This application addresses the provocative question (PQ 17): Since current methods to assess potential cancer treatments are cumbersome, expensive, and often inaccurate, can we develop other methods to rapidly test interventions for cancer treatment or prevention? We will develop and apply a microfluidic system that monitors cell growth by measuring the mass of individual cells with unprecedented precision and speed before and after delivery of a particular drug. By analyzing the growth response from hundreds of cancer cells in only a few hours, we will determine if the differential growth response can ultimately be predictive of patient response and outcomes. Our application has broad implications for all types of cancer but our specific focus will be on glioblastoma (GBM) due to the advantageous model systems available. Currently, there are delays of months between initial drug administration and first assessment of response in patients. Ideally, predictions would happen in real- time, perhaps even while the patient remains in the operating room. Existing efforts in personalized medicine to assess the potential efficacy of a treatment are focused on identifying genomic and epigenetic predictors of response. However, such approaches have limitations since prediction of therapeutic response is based on indirect evidence from previously studied patient cohorts. Success is more likely to come from a combination of genetics and direct measures of patient tumor cell growth in response to drugs. Should such individualized tumor response testing be validated, the impact on cancer diagnostics and treatment would be profound. Here we aim to accomplish this through a combination of three innovative components: i) the suspended microchannel resonator (SMR) growth monitoring system which can monitor the mass of single live tumor cells with a precision near 0.01%, ii) a cohort of 20 patient-derived glioblastoma cell lines that recapitulate the tumor from which they were created based on comprehensive genomic, mutation, and expression profiling analysis, and iii) immediate access to fresh patient tissue samples through collaboration with the clinical DFCI/BWH Neurooncology Program.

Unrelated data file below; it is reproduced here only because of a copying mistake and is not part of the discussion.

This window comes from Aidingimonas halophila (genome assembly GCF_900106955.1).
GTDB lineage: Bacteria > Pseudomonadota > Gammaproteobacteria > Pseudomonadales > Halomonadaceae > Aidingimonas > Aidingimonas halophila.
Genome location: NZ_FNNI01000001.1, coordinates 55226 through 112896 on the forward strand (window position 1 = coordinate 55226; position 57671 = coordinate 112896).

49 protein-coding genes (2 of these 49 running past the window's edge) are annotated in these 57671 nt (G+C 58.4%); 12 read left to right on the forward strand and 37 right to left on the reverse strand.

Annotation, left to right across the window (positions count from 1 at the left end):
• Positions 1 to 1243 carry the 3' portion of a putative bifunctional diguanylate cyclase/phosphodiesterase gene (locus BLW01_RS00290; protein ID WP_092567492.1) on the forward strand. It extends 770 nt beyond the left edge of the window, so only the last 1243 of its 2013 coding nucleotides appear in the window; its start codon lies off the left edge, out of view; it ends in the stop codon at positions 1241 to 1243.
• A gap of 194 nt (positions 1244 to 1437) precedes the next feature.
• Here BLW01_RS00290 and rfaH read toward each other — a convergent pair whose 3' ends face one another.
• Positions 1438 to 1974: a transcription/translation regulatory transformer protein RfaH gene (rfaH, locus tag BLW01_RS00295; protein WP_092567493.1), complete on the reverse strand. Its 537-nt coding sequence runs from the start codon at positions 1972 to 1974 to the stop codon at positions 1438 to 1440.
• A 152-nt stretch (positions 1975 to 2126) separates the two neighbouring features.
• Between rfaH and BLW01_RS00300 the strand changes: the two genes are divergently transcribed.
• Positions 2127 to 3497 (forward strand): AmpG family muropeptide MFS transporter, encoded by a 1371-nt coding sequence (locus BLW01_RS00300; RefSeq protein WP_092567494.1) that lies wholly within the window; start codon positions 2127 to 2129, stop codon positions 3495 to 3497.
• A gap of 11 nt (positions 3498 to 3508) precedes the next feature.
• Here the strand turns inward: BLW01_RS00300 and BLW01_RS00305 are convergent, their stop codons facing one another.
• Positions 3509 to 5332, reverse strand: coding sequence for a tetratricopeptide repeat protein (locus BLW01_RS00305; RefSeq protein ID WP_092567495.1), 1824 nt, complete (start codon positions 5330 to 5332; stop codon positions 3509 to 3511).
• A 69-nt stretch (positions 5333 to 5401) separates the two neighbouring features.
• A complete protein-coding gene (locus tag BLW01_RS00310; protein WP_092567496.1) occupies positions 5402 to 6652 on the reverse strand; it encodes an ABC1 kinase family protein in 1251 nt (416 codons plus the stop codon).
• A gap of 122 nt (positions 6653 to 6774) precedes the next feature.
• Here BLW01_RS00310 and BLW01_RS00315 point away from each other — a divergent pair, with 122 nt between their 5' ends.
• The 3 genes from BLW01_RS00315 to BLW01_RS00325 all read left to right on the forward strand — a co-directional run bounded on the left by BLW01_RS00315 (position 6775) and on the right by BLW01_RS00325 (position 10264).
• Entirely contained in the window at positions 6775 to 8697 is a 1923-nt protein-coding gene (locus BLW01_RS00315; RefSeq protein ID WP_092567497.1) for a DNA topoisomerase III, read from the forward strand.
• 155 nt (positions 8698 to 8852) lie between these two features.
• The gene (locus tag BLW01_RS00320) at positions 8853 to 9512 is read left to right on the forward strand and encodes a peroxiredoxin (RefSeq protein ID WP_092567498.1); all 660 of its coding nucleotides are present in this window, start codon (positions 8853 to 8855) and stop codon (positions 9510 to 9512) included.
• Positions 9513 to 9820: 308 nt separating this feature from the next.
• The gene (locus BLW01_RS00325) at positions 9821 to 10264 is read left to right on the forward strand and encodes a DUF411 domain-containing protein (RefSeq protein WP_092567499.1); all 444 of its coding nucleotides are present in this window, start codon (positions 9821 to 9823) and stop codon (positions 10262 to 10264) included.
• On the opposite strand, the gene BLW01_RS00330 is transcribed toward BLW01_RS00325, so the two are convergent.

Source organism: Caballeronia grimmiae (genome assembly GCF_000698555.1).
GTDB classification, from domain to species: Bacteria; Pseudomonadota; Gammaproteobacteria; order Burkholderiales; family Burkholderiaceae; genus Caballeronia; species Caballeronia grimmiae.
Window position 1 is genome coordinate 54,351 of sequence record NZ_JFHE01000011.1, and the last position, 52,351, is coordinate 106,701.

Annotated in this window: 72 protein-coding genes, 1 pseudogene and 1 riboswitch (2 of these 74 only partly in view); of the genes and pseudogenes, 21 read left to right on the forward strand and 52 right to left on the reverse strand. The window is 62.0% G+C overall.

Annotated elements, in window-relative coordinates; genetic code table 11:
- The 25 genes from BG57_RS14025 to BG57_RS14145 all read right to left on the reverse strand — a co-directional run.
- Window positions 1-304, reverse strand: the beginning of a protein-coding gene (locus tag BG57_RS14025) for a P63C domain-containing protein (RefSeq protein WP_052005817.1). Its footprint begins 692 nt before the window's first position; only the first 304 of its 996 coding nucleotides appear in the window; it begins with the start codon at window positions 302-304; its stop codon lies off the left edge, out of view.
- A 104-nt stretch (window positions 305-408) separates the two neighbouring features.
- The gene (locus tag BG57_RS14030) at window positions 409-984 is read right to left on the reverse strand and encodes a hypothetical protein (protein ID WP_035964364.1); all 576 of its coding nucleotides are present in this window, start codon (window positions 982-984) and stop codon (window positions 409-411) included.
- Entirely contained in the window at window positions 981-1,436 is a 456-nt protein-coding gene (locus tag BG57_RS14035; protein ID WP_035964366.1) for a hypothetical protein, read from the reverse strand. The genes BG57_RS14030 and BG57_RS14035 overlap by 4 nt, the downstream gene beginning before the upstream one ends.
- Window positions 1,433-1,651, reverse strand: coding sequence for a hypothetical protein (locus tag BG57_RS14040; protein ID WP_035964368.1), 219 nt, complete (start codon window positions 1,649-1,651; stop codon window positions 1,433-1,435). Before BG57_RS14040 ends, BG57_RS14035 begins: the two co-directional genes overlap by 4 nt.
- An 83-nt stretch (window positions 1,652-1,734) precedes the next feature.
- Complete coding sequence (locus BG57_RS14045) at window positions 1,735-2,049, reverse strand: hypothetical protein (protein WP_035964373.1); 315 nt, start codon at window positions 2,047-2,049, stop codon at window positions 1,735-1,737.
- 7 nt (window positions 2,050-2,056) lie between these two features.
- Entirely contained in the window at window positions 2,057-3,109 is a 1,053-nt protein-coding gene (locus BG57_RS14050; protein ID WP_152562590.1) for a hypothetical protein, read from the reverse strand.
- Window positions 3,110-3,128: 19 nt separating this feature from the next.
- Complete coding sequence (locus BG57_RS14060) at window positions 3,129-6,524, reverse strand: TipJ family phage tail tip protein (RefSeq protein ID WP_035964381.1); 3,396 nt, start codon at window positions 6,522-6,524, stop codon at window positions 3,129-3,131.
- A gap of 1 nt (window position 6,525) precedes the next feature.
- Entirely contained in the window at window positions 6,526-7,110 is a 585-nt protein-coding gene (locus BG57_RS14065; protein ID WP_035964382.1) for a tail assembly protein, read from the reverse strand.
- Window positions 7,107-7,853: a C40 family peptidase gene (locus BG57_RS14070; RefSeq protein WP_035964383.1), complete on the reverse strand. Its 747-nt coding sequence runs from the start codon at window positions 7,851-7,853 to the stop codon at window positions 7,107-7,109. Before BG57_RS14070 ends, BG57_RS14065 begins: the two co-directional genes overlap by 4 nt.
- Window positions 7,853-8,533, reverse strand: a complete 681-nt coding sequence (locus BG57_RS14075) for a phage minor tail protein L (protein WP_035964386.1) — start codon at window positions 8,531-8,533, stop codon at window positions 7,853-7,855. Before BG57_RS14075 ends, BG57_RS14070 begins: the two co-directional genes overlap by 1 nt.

Our specific aims are:
Aim One : Measure long-term growth properties from multiple established patient-derived cell lines and evaluate effects of combined drug therapy.
Aim Two : Develop a high throughput platform for monitoring the mass of several hundred cells at a time Aim Three: Measure instantaneous growth rates (iGR) from multiple established patient-derived cell lines.
Aim Four : Measure instantaneous growth rates (iGR) and long-term growth properties from patient samples. The results of this research are expected to lead to novel diagnostic tools fr drug selection and personalized predictions of patient response to targeted therapy.

Public Health Relevance

Current methods for testing potential cancer treatments are slow and often not accurate. In this application we will test the ability of a new microfluidic device to precisely measure the growth of individual cancer cells from glioblastoma brain tumor patients and how they might respond to drug treatments in hours instead of weeks or months. We expect our findings will eventually lead to new tools for selecting treatments for many types of cancer patients.

National Institute of Health (NIH)
National Cancer Institute (NCI)
Research Project (R01)
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Special Emphasis Panel (ZCA1-SRLB-9 (M1))
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Greenspan, Emily J
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Dana-Farber Cancer Institute
United States
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